A South African-Israeli woman freed from Hamas captivity in Gaza after 51 days delivered searing testimony about her experiences there to a Knesset panel on Tuesday.
Aviva Siegel, 64, and her husband, Keith, 62, a dual U.S.-Israeli citizen, were abducted from Kibbutz Kfar Aza during the Oct. 7 invasion. She was released on Nov. 26 as part of a temporary ceasefire deal. Her husband is still being held hostage in Gaza.
She came to the Knesset to lobby for those still captive, describing how one day a young hostage returned from the bathroom upset and Siegel was prevented from hugging her by the terrorist. At this point, Siegel realized that the girl’s mood was unusual—shut down, quiet.
“And forgive me, I will say bad words, but this son of a bitch touched her. And he wouldn’t even let me hug her after it happened. It’s terrible, it’s just terrible. I told her I was sorry,” Siegel told the lawmakers.
She spoke about another incident when the captors tortured another young abductee because they mistook her for an IDF officer.
“They tortured her next to me. And I am a witness to it. I am a witness to what is happening there. What is happening there is simply a catastrophe. It is impossible to continue.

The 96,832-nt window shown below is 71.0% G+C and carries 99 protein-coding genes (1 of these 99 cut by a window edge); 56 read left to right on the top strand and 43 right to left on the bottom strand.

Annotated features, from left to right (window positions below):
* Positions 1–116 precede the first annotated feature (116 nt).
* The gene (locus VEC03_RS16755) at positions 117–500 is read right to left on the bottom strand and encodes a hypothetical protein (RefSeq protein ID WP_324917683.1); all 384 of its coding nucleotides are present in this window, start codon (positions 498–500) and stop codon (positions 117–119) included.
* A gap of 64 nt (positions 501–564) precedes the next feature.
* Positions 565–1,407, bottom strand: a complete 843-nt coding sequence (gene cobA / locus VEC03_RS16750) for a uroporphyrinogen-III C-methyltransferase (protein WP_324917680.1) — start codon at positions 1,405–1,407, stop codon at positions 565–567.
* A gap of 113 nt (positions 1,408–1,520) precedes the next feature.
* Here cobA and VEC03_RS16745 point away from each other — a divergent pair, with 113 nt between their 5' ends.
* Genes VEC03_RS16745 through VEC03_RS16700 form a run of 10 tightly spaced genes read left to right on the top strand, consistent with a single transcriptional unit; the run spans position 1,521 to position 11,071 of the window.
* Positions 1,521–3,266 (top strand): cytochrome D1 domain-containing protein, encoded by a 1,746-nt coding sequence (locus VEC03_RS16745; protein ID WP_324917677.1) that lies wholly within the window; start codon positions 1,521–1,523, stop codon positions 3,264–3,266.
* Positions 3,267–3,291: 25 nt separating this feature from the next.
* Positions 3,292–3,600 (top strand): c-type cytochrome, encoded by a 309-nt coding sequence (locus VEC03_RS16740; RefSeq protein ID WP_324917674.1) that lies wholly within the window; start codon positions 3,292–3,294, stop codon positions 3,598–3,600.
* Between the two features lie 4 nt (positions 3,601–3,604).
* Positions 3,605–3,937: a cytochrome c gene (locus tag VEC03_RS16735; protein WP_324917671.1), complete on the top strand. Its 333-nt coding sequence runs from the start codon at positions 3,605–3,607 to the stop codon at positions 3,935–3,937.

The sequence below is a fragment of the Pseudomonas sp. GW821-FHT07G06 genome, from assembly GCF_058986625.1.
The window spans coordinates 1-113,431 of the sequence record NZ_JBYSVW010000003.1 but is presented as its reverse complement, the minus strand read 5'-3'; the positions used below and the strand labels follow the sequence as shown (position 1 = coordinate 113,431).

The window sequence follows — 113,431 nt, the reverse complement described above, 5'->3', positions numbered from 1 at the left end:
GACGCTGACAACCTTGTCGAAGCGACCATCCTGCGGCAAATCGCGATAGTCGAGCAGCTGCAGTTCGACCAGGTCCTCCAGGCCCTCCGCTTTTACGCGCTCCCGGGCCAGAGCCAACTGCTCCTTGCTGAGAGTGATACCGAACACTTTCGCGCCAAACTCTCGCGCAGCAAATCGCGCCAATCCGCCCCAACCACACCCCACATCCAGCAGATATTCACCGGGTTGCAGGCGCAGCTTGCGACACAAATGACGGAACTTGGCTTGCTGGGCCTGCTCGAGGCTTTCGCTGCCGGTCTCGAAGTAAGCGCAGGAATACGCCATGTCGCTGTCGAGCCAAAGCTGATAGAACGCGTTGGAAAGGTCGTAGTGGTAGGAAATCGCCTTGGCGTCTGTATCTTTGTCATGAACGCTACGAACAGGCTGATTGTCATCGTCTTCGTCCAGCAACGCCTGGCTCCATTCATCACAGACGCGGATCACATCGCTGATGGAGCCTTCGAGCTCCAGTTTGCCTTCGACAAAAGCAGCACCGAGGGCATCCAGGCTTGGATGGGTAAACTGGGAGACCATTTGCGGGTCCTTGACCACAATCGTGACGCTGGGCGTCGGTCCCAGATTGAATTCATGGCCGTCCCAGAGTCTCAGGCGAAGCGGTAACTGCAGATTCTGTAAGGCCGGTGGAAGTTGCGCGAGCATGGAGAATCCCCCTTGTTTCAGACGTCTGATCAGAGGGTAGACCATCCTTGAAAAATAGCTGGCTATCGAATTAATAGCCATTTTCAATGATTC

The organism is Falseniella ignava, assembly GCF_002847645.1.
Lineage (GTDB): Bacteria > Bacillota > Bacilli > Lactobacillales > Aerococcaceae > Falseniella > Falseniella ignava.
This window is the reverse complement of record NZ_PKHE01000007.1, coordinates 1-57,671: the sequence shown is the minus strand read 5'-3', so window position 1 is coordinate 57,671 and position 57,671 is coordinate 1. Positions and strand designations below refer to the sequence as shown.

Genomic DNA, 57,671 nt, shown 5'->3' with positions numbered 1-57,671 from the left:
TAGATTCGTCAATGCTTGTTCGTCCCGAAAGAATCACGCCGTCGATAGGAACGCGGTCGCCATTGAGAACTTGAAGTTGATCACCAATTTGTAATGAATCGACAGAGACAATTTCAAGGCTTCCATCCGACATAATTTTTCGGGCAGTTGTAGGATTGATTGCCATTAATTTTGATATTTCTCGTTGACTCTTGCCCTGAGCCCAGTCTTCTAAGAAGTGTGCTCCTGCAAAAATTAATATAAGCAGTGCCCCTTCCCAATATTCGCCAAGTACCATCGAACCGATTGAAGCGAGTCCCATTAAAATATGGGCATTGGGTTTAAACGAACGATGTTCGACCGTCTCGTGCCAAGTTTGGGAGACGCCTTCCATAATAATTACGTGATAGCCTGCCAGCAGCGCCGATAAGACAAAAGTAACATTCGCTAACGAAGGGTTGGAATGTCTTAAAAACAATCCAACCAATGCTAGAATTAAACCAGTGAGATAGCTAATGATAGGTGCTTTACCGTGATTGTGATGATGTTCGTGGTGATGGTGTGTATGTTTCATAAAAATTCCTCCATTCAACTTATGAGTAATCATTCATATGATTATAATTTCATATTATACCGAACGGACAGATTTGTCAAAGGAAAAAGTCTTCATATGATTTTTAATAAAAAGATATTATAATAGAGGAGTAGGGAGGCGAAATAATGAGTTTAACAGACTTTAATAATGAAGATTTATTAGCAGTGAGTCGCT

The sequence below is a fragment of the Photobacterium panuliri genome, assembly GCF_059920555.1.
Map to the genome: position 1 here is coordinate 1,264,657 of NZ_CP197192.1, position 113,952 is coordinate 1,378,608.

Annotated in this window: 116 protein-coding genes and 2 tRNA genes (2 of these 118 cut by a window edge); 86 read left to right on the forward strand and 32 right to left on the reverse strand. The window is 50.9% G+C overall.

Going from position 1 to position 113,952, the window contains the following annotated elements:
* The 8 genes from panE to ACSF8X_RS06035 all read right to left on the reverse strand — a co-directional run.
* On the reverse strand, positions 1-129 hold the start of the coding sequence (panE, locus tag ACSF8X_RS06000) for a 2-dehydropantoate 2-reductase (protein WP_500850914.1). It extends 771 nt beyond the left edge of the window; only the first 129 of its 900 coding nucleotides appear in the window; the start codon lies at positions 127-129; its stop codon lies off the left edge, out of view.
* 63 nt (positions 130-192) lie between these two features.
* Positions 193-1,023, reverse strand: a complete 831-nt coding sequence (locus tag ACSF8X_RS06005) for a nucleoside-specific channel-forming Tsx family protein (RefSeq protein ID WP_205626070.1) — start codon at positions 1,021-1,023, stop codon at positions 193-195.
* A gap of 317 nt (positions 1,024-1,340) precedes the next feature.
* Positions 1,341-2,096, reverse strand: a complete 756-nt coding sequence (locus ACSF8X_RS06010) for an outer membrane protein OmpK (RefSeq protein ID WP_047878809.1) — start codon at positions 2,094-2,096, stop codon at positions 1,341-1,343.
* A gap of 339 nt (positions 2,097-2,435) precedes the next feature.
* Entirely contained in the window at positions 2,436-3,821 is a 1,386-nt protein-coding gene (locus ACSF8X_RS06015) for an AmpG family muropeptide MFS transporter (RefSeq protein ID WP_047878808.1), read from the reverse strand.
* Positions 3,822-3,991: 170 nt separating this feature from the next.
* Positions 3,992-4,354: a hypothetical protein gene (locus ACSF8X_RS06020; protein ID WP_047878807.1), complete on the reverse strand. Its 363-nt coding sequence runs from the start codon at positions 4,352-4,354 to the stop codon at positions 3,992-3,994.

“I say I’ve been talking here for a minute, two minutes and I say so much. How many words can people speak in 95 days and nothing happens? You must give us hope, we are losing it. I want to stand here on the table, if I had the courage, and scream for them. For all the abductees out there, but I won’t do it because I’m a cultured person. They [the terrorists] are not civilized, they are not humane.”
It was the first meeting of the Knesset Caucus for the Hostages, which was set up by MK Boaz Bismuth (Likud) and MK Shelly Tal Meron (Yesh Atid).
Two U.N. human rights experts on Monday called for full accountability for the multitude of alleged crimes, including sexual torture, committed against civilians by Hamas terrorists on Oct. 7, saying they amount to war crimes.
Alice Jill Edwards, special rapporteur on torture and other cruel, inhuman or degrading treatment or punishment, and Morris Tidball-Binz, special rapporteur on extrajudicial, summary or arbitrary executions, said the violations include killing, hostage-taking, torture and sexual torture.
“As armed Palestinian groups rampaged through communities in Israel bordering the Gaza strip, thousands of people were subjected to targeted and brutal attacks, the vast majority of whom were civilians,” the experts said in a statement.
“The growing body of evidence about reported sexual violence is particularly harrowing,” they said. The violence included gang rapes, mutilations and gunshots to genital areas.
“Female bodies were found with their clothing pulled up to their waists, with underpants removed or torn or stained with blood,” they continued.
“These acts constitute gross violations of international law, amounting to war crimes which, given the number of victims and the extensive premeditation and planning of the attacks, may also qualify as crimes against humanity,” the U.N. experts said.